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Lakers, LeBron James, Anthony Davis

LeBron James, Lakers have a bigger problem than just Anthony Davis

As March fast approaches and the first half of the NBA season nearing its close, Anthony Davis’ injury may not be the biggest problem the Los Angeles Lakers are facing.

On Saturday night, the defending champions were once again frost-bitten by their frigid 3-point shooting in a 96-94 loss to the Miami Heat in the rematch of the 2020 NBA Finals–this time at Staples Center. L.A. dropped to 22-9 on the season and into the no. 3 spot in the Western Conference standings.

The Lakers shot 13-of-45 from beyond the arc, contributing to the team’s 39.3-percent night from the field overall. LeBron James (37.2 percent from three this season) made one of eight attempts from deep.

The Heat, as a matter of fact, were even cooler than the Lakers from 3-point land. Miami hit eight of 28 attempts (28.6 percent), though that has generally been par for the course of Erik Spoelstra’s squad in 2019-20, who ranks 24th in 3-point accuracy (35.1 percent) entering the weekend.

However, the Lakers went particularly cold in the fourth quarter of the contest.

James, Kyle Kuzma (4-11 3PT) and Wes Matthews (2-7) each missed key triples in big moments, while Alex Caruso bricked a transition jumper at the buzzer that would’ve tied the game (not a three, but indicative of their perimeter shooting woes). Overall, the Lakers missed 12 of their 13 triple attempts in the final quarter.


“Down the stretch, we were just not being patient enough,” Lakers guard Kentavious Caldwell-Pope said in his post-game Zoom presser. “Trying to force a lot of things. jumpers that are either to get even or get in the lead. Towards the end of game, we were not playing Lakers basketball like we normally do.”

L.A. picked up its defense and held the Heat to 15 points in the final frame. On offense, they “generated good looks,” per head coach Frank Vogel. However, they were unable to overcome their failure to make a big shot in the final minutes.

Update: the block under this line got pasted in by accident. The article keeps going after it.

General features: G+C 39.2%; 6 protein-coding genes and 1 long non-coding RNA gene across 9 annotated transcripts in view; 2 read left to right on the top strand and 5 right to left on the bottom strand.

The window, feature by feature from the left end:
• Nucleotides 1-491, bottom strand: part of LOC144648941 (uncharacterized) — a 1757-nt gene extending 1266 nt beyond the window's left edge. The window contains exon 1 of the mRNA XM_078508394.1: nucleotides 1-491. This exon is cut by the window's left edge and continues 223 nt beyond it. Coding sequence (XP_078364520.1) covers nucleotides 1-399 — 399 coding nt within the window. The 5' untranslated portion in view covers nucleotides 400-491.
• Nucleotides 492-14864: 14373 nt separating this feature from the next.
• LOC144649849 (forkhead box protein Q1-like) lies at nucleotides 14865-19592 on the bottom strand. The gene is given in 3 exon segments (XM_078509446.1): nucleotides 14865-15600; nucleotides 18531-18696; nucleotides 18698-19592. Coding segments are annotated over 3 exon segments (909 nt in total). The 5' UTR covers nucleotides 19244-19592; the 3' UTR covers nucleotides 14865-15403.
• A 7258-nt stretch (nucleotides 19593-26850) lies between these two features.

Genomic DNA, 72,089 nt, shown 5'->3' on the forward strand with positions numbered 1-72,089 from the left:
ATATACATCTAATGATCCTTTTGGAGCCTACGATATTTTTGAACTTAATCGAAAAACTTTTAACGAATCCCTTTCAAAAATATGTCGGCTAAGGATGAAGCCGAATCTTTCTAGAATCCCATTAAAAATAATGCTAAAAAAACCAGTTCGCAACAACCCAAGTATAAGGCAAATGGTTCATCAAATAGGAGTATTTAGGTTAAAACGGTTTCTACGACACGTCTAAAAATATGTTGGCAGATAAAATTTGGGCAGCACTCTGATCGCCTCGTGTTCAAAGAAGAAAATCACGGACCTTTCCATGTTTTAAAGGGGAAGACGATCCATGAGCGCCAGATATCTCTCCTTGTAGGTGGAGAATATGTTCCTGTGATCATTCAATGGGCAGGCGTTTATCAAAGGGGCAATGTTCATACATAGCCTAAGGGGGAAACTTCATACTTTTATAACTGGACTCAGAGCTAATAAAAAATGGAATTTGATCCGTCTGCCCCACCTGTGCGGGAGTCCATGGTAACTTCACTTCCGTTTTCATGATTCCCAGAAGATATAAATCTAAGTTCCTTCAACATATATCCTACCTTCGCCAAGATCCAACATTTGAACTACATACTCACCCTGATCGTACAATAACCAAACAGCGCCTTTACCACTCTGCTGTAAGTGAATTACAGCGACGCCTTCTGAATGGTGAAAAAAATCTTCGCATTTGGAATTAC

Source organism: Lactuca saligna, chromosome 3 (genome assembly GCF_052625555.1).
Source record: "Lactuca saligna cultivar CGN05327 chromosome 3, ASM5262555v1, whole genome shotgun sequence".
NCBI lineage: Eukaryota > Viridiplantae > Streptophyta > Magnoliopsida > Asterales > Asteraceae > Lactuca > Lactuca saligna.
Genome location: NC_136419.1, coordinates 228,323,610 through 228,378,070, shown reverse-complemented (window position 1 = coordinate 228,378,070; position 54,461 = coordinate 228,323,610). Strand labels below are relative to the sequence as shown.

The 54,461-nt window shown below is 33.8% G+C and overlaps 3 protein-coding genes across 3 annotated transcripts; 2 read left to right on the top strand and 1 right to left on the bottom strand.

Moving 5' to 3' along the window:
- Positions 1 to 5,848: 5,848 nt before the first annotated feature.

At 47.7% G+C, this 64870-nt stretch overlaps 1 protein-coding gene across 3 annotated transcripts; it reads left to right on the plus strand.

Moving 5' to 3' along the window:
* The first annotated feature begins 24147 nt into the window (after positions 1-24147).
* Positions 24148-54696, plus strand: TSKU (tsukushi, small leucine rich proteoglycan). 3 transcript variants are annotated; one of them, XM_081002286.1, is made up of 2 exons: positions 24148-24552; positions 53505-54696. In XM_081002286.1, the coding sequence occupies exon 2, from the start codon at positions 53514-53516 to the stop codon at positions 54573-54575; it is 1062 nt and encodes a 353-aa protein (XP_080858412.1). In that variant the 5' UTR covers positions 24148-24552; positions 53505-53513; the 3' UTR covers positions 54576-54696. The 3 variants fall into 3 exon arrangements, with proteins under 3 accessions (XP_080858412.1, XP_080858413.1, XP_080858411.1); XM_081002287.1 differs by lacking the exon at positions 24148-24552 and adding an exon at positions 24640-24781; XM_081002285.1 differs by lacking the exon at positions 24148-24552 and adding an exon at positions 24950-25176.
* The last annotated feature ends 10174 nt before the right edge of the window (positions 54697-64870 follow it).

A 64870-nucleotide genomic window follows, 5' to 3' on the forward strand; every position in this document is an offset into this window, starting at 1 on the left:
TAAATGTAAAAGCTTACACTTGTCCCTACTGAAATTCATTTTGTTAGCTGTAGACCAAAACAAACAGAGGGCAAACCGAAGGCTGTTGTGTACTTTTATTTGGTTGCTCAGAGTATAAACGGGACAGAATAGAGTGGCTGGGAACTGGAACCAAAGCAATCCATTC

LeBron James not bothered by Lakers’ shooting struggles

James downplayed the Lakers’ shooting struggles after the game. “We got some great looks … Shots just weren’t falling in the fourth.”

On a positive note, 45 attempts from beyond the arc marked the Lakers’ highest total of the season, and Vogel was satisfied with his team’s willingness to let it fly.

“We’ve been hesitant over the last few games from the three-point line so there was an encouragement piece to that,” Vogel explained afterward. He also noted how Miami leads the NBA in paint defense and how they “make you beat them over the top.”

“If you’re knocking down shots, you’re going to have a good night against this team. If you’re not, it’s gonna be a long night.”

The loss dropped the Lakers to 5-2 on the season without Davis, but 0-2 against playoff-caliber opponents–if you include Miami. The Purple and Gold were not competitive at all against the Brooklyn Nets on Thursday, falling 109-98 while going 8-of-30 from downtown.

Lakers’ troubling 3-point trend

For what it’s worth, the Lakers’ abysmal late-game shooting performance was illustrative of a more troubling trend of late. Entering Saturday, through the first 16 games of the season, the Lakers were hitting 40 percent of their threes (12.9 makes per 32.2 attempts per game)—amongst the most accurate teams in basketball.

Since then, the champs have regressed to the mean. In the previous 14 games (not including their struggles against Miami), Vogel’s squad has nailed just 30.2 percent of their treys (8.4 makes on 27.6 attempts per game).

“We’re figuring out how to play without one of our creators in Dennis [Schroder], and one of our stars in A.D.,” Caruso said postgame. “That’s going to take a little time … at times we played really good offense tonight, got open shots…that’s all you can really ask for. The shots are going to go in eventually … law of averages.”

Through mid-January, Caruso was hitting over 58 percent percent of his 3s and leading the NBA. Since then, he’s under 30 percent. Caldwell-Pope was shooting nearly 57 percent on over four attempts per game through the first 13 games, but he has been under 24 percent ever since (not including Saturday).

Cumulatively, in their last five games against playoff-caliber competition—Miami on Saturday, Brooklyn on Thursday, two losses to the Denver Nuggets and one-point Ws over the Boston Celtics (1/3o) and Philadelphia 76ers (1/27)—the Lakers have shot 28.5 percent (52-of-182) from beyond-the-arc, which would easily rank last in basketball (the Cleveland Cavaliers are currently 30th, at 33.9 percent).

Yet, James has the same trust in his team’s ability to find its stroke. In fact, he echoed Caruso’s sentiments, nearly verbatim.

“I don’t think it’s any reason for that,” LeBron said about their inopportune shooting. “Our guys do a great job in the gym, we all put in the work … The law of averages will even itself out.” He reminded folks that the Lakers dealt with cold stretches last season, including during the playoffs.

As the Lakers tread water without AD—and Schroder, at least for the next two games—they’ll hope to prove Caruso and James’s theory right. Otherwise, GM Rob Pelinka may need to look elsewhere for perimeter assistance, either on the buyout market or trading block.

If the problem persists after Davis returns, what seemed like a strength early in the season could end up being the Lakers’ downfall.